"Mysterious Traveler" consists of leader, Theo Primas, who co-produced the CD, on Saxophones & flute; co-producer, Raimundo Santos, on keyboards; Bob Turner on bass; and Kenny Adams on drums. All wonderfully executed selections on this fabulous CD are smooth, easy to listen to, extremely entertaining, and destined to put this CD on your "must have" list.

July 18, 2008


Roy Ayers was born on September 10, 1940 in Los Angelos, Ca. One of the most visible and winning jazz vibraphonists of the 1960s, then an R&B bandleader in the 1970s and '80s, Roy Ayers' reputation s now that of one of the prophets of acid jazz, a man decades ahead of his time. A tune like 1972's "Move to Groove" by the Roy Ayers Ubiquity has a crackling backbeat that serves as the prototype for the shuffling hip-hop groove that became, shall we say, ubiquitous on acid jazz records; and his relaxed 1976 song "Everybody Loves the Sunshine" has been frequently sampled. Yet Ayers' own playing has always been rooted in hard bop: crisp, lyrical, rhythmically resilient. His own reaction to being canonized by the hip-hop crowd as the "Icon Man" is tempered with the detachment of a survivor in a rough business. "I'm having fun laughing with it," he has said. "I don't mind what they call me, that's what people do in this industry."

Growing up in a musical family — his father played trombone, his mother taught him the piano — the five-year-old Ayers was given a set of vibe mallets by Lionel Hampton, but didn't start on the instrument until he was 17. He got involved in the West Coast jazz scene in his early 20s, recording with Curtis Amy (1962), Jack Wilson (1963-1967), and the Gerald Wilson Orchestra (1965-1966); and playing with Teddy Edwards, Chico Hamilton, Hampton Hawes and Phineas Newborn. A session with Herbie Mann at the Lighthouse in Hermosa Beach led to a four-year gig with the versatile flutist (1966-1970), an experience that gave Ayers tremendous exposure and opened his ears to styles of music other than the bebop that he had grown up with.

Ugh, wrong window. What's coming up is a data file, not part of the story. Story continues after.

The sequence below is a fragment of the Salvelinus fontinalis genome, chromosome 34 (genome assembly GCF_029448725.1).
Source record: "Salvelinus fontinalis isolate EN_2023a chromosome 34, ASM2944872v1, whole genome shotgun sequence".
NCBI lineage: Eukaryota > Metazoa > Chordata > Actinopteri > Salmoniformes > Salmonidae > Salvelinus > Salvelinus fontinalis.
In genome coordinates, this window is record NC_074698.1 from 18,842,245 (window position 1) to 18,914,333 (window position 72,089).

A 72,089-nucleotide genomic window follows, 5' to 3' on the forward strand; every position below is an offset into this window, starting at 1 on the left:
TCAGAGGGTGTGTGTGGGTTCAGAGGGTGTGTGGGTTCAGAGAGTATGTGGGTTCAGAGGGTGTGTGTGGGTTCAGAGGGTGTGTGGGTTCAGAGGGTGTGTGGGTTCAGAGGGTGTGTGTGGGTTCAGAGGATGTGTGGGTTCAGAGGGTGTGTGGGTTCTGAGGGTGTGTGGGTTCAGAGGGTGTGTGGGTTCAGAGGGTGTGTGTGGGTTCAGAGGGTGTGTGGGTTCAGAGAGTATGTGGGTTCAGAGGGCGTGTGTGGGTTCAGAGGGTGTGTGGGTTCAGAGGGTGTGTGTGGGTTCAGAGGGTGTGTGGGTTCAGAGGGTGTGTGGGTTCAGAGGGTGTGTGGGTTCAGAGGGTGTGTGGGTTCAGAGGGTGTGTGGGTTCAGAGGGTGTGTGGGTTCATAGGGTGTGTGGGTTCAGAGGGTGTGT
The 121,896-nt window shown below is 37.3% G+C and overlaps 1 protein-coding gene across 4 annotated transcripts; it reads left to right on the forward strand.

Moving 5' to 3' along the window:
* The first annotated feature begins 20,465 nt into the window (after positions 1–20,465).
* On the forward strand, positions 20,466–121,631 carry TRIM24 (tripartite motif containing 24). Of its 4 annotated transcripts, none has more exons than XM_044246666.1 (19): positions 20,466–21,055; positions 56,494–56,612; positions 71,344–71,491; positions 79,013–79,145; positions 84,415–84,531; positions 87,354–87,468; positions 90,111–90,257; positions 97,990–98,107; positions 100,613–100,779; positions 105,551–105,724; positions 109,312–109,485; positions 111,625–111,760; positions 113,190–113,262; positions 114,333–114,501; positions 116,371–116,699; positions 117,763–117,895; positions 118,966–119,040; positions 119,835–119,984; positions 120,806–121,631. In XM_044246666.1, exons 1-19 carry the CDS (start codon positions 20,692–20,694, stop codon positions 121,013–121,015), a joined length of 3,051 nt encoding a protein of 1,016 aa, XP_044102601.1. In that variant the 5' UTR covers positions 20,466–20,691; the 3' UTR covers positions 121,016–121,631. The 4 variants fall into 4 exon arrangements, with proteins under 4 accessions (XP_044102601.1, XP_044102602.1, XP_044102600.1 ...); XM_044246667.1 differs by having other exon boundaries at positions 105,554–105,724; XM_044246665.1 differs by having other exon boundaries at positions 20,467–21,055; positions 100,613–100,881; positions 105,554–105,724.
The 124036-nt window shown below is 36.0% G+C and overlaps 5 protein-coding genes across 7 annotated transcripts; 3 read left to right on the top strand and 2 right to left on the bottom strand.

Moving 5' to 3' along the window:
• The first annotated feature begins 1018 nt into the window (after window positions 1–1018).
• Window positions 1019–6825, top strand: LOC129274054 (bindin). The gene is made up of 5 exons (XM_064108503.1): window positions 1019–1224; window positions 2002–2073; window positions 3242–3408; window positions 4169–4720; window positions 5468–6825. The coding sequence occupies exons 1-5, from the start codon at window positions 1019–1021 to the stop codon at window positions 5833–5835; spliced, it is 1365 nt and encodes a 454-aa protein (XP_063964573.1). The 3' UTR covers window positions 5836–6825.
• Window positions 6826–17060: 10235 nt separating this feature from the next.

After being featured prominently on Mann's hit Memphis Underground album and recording three solo albums for Atlantic under Mann's supervision, Ayers left the group in 1970 to form the Roy Ayers Ubiquity, which recorded several albums for Polydor and featured such players as Sonny Fortune, Billy Cobham, Omar Hakim, and Alphonse Mouzon. An R&B-jazz-rock band influenced by electric Miles Davis and the Herbie Hancock Sextet at first, the Ubiquity gradually shed its jazz component in favor of R&B/funk and disco.

In the 1980s, besides leading his bands and recording, Ayers collaborated with Nigerian musician Fela Anikulapo-Kuti, formed Uno Melodic Records, and produced and/or co-wrote several recordings for various artists. As the merger of hip-hop and jazz took hold in the early '90s, Ayers made a guest appearance on Guru's seminal Jazzmatazz album in 1993 and played at New York clubs with Guru and Donald Byrd.

Today, the dynamic music man is an iconic figure still in great demand and whose music has been sampled by music industry heavyweights, including Mary J. Blige, Erykah Badu, 50 Cent, A Tribe Called Quest, Tupac, and Ice Cube. Ayers recently recorded with hip-hop artist Talib Kweli (produced by Kanye West) and jazz/R&B singer Will Downing. Many of Ayers’ songs including “Everybody Loves the Sunshine,”, “Searchin”, “Running Away” have been frequently sampled and remixed by DJ’s worldwide.

Jean-Claude Toran, was born in June of 1944. He is your poet. He is your playwright. He is your actor. He is your Clown. He is your ultimate entertainer. a man of universal talents, with global presence and he deserves the right to be your entertainer. As the man puts it so eloquently, "Every place that I have ever been, I'm still there." And oh yes, the man has been "there";. From the halls and walls of the White House, to the streets and alleys of the black houses of the ghettos, he's been there. He's been a Preacher and a prisoner. He's been a leader and a follower. He's been up to the towers in New York and Philadelphia. And he's been down in the gutters of Los Angeles and DC. He can recognize the smell of the Australian wilderness and distinguish the taste of a Jamaican morning. He's performed on a grand stage, and walked in the footsteps of Bob Marley and Marvin Gaye. He's written love songs and movies. He plays a Yidaki also called a didgeridoo. It's a wind instrument that was given to Jean-Claude by the Indigenous Australians, the Aboriginese.

"Jean-Claude's first touring experience was with Sun Ra. "He was an entertainer and made everyone with him perform to the max. Sun Ra taught me about touching the audience...I wore a pair of tights with a cape as I went in the audience saying, Space is the place, Space is the place, You're on the Good Ship Earth, but you haven't met the captain of the space ship yet."